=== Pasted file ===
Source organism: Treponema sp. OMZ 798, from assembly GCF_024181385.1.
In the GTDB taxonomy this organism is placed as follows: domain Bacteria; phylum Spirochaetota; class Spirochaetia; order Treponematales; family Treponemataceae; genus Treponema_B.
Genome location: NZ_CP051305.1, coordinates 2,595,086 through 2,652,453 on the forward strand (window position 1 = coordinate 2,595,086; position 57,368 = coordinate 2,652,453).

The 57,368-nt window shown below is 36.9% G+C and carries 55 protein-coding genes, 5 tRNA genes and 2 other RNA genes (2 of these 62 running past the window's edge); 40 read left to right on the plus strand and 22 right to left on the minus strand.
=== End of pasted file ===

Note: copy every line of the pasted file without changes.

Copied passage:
Source organism: Treponema sp. OMZ 798, from assembly GCF_024181385.1.
In the GTDB taxonomy this organism is placed as follows: domain Bacteria; phylum Spirochaetota; class Spirochaetia; order Treponematales; family Treponemataceae; genus Treponema_B.
Genome location: NZ_CP051305.1, coordinates 2,595,086 through 2,652,453 on the forward strand (window position 1 = coordinate 2,595,086; position 57,368 = coordinate 2,652,453).

The 57,368-nt window shown below is 36.9% G+C and carries 55 protein-coding genes, 5 tRNA genes and 2 other RNA genes (2 of these 62 running past the window's edge); 40 read left to right on the plus strand and 22 right to left on the minus strand.